Both are very important. At the end of the day this is a business and sales are vital to the existence of the gallery but also to the artists’ well being. Exhibition attendance is often key to sales but as international buyers move in on the African art scene, sales to foreigners living abroad are becoming more common and these buyers wont necessarily attend an exhibition in person.

 

We are in the business of helping both new and established collectors to grow their collections and by doing this we are able to develop and nurture artists and there is no set formula for doing this.

 

Another point to mention is that the rise of numerous art fairs both locally and internationally means that the traditional gallery ‘shop’ is no longer the only exhibition space for an art dealer. Fairs are becoming integral to the industry and how it operates.

 

 

What market will SMITH be aimed at?

 

Part of the SMITH ethos is to be approachable. We welcome all buyers and hope to eliminate some of the pretense that is so often found in the industry.

 

 

What is your approach to collecting, and what sort of collectors do you hope to attract?

 

Collecting art should be controlled and purposeful buying. What makes a good collector is the ability to sift through vast amounts of available works and information and identify the ones that portray the most talent and will ultimately yield the best return on capital. One cannot just focus on one piece at a time but instead should realize that the whole collection is greater than the sum of the parts.

 

Some ways to focus a collection are to collect by medium, by region or by art practice. It is important to stay educated so that you are able to recognize value and educate your eye. In doing this what you like will not only be a function of what you think is appealing to the eye but also what you have identified as valuable and what fills a gap in your collection. It is also important to adjust your taste over time so that your collection reflects the passage of time.

 

Collecting by region is a wonderful way to deepen your knowledge about where you live and your culture. Personal preference is important in a collection otherwise all collections would be the same and at SMITH we aim to guide collectors in starting or maintaining their collections that also reflect their own tastes and are ultimately unique.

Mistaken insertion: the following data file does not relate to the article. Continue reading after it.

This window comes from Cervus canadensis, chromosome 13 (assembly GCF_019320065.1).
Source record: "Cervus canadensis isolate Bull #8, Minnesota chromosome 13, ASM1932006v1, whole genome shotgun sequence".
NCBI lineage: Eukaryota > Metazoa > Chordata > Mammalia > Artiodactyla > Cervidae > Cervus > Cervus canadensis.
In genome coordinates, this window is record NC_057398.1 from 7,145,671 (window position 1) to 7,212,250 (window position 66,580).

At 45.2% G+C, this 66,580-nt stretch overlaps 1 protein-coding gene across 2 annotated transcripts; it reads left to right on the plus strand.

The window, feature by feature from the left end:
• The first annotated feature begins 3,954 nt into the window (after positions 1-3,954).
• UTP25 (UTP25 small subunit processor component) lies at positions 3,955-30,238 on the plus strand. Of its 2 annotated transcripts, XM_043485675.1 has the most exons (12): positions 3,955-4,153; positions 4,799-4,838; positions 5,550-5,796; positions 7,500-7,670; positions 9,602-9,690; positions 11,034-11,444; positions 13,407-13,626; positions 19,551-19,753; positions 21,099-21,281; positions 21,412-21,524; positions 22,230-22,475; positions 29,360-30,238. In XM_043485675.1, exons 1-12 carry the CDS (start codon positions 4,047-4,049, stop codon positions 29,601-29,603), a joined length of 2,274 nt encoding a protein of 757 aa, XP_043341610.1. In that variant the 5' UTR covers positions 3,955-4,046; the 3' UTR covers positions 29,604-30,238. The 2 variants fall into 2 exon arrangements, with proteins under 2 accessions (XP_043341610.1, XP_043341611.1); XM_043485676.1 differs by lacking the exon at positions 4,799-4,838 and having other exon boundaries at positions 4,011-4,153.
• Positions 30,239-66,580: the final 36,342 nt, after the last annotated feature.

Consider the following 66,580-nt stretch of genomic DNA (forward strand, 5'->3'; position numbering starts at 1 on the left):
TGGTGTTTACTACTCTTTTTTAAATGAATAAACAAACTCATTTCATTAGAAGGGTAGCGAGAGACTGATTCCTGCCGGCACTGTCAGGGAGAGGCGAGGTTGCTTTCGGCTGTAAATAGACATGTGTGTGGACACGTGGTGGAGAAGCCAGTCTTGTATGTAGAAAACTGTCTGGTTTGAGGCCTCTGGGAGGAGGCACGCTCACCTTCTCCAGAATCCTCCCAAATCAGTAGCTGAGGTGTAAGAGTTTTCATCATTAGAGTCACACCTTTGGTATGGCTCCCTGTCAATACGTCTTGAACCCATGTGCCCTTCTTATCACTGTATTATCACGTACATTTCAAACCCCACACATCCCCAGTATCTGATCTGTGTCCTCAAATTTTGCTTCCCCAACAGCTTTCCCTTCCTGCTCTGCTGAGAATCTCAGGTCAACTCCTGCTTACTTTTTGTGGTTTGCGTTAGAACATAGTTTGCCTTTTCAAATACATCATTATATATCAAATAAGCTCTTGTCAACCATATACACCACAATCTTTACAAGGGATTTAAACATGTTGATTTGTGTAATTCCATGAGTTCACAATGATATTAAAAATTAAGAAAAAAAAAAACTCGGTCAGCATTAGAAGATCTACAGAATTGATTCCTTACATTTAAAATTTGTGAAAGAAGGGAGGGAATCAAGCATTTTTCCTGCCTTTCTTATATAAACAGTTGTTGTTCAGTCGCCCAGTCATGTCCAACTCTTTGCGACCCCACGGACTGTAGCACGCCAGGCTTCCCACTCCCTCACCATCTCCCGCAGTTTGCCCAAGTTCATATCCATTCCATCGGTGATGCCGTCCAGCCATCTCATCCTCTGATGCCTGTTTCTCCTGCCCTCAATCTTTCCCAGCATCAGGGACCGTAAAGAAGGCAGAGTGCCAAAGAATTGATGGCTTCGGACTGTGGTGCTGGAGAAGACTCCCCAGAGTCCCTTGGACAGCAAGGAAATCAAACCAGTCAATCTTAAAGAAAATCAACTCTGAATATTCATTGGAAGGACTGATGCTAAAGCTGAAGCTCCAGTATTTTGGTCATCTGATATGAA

Will you sign on a stable of artists to represent, or work on a project/exhibition basis? Please tell us a little about the artists you have already got onboard…

 

We will assess our relationship with artists individually but will definitely be looking to sign up some artists in the long term. We are currently working with Mia Chaplin, Dale Lawrence, Elsabe Milandri, Nic Eppel, Marsi van de Heuvel, Dani Bischoff, Grace Cross and Kurt Pio. They will be taking part in selected group and solo shows during the course of next year.

 

Danielle Bischoff

Danielle Bischoff

Elsabe Milandri

Elsabe Milandri

Mia Chaplin

Mia Chaplin

Dale Lawrence

Dale Lawrence

Kurt Pio

Kurt Pio

Marsi van se Heuvel

Marsi van de Heuvel

Nic Eppel

Nic Eppel

Julia Merrett

Julia Merrett

Grace Corss

Grace Cross

 

What do you look for in artists that you work with?

 

This is not an easy question to answer as there are no rules or guidelines when curating such illusory matter and what makes one artist thrive doesn’t always apply to other artists. What is important is that the artist has a deep ingrained love for what they do. An artist needs to be so in love with their practice as the nature of being an artist is truly hard.

 

 

What’s in store for the opening exhibition?

 

We will be opening SMITH with a solo show by Kurt Pio. Kurt is an established artist who is highly skilled in his painting but also has a witty understanding of Cape Town life; we are excited to develop this body of work with him. We don’t want to give away too much but this show will encompass a range of mediums and will allow for the SMITH gallery space to be shown in all its glory and for all it is going to offer in years to come.

 

 

Anything else you’d like to add…

 

The contemporary African art market is in an exciting space and we encourage buying art from home, this will only enable the market to grow and help to develop Africa as a leading player. Buy art.

 

www.smithstudio.co.za

Keep up to date on the renovations and other news via the SMITH Facebook page. 

 

SMITH

Co-founders, Amy and Candace